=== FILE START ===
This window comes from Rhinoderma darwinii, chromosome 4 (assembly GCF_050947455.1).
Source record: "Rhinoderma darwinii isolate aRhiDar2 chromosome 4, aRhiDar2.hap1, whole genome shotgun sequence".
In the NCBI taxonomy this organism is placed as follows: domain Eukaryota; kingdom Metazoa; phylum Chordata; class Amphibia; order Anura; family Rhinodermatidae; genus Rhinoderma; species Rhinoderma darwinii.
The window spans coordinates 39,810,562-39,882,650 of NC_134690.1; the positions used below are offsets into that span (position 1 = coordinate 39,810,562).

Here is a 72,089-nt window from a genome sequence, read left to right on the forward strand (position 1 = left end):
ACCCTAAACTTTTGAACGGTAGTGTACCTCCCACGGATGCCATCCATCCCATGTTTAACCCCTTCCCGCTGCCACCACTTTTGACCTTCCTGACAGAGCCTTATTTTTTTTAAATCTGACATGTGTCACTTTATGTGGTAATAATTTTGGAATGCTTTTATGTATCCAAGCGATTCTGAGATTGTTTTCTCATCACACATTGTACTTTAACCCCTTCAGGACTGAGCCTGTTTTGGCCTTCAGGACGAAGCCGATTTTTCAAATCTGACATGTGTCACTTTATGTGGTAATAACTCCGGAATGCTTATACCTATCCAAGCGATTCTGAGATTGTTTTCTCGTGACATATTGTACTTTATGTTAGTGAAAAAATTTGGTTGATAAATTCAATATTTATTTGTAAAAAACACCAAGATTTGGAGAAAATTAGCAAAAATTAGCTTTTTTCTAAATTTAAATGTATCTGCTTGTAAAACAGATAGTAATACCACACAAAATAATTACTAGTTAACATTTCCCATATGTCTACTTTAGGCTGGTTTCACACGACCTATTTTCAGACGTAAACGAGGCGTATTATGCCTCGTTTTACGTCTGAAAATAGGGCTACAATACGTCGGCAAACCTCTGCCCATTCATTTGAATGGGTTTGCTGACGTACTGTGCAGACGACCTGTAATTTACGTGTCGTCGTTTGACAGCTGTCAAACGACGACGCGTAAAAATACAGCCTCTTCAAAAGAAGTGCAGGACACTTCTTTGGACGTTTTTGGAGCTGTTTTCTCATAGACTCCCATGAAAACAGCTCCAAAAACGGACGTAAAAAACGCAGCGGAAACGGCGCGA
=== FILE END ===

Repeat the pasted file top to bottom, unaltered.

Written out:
This window comes from Rhinoderma darwinii, chromosome 4 (assembly GCF_050947455.1).
Source record: "Rhinoderma darwinii isolate aRhiDar2 chromosome 4, aRhiDar2.hap1, whole genome shotgun sequence".
In the NCBI taxonomy this organism is placed as follows: domain Eukaryota; kingdom Metazoa; phylum Chordata; class Amphibia; order Anura; family Rhinodermatidae; genus Rhinoderma; species Rhinoderma darwinii.
The window spans coordinates 39,810,562-39,882,650 of NC_134690.1; the positions used below are offsets into that span (position 1 = coordinate 39,810,562).

Here is a 72,089-nt window from a genome sequence, read left to right on the forward strand (position 1 = left end):
ACCCTAAACTTTTGAACGGTAGTGTACCTCCCACGGATGCCATCCATCCCATGTTTAACCCCTTCCCGCTGCCACCACTTTTGACCTTCCTGACAGAGCCTTATTTTTTTTAAATCTGACATGTGTCACTTTATGTGGTAATAATTTTGGAATGCTTTTATGTATCCAAGCGATTCTGAGATTGTTTTCTCATCACACATTGTACTTTAACCCCTTCAGGACTGAGCCTGTTTTGGCCTTCAGGACGAAGCCGATTTTTCAAATCTGACATGTGTCACTTTATGTGGTAATAACTCCGGAATGCTTATACCTATCCAAGCGATTCTGAGATTGTTTTCTCGTGACATATTGTACTTTATGTTAGTGAAAAAATTTGGTTGATAAATTCAATATTTATTTGTAAAAAACACCAAGATTTGGAGAAAATTAGCAAAAATTAGCTTTTTTCTAAATTTAAATGTATCTGCTTGTAAAACAGATAGTAATACCACACAAAATAATTACTAGTTAACATTTCCCATATGTCTACTTTAGGCTGGTTTCACACGACCTATTTTCAGACGTAAACGAGGCGTATTATGCCTCGTTTTACGTCTGAAAATAGGGCTACAATACGTCGGCAAACCTCTGCCCATTCATTTGAATGGGTTTGCTGACGTACTGTGCAGACGACCTGTAATTTACGTGTCGTCGTTTGACAGCTGTCAAACGACGACGCGTAAAAATACAGCCTCTTCAAAAGAAGTGCAGGACACTTCTTTGGACGTTTTTGGAGCTGTTTTCTCATAGACTCCCATGAAAACAGCTCCAAAAACGGACGTAAAAAACGCAGCGGAAACGGCGCGA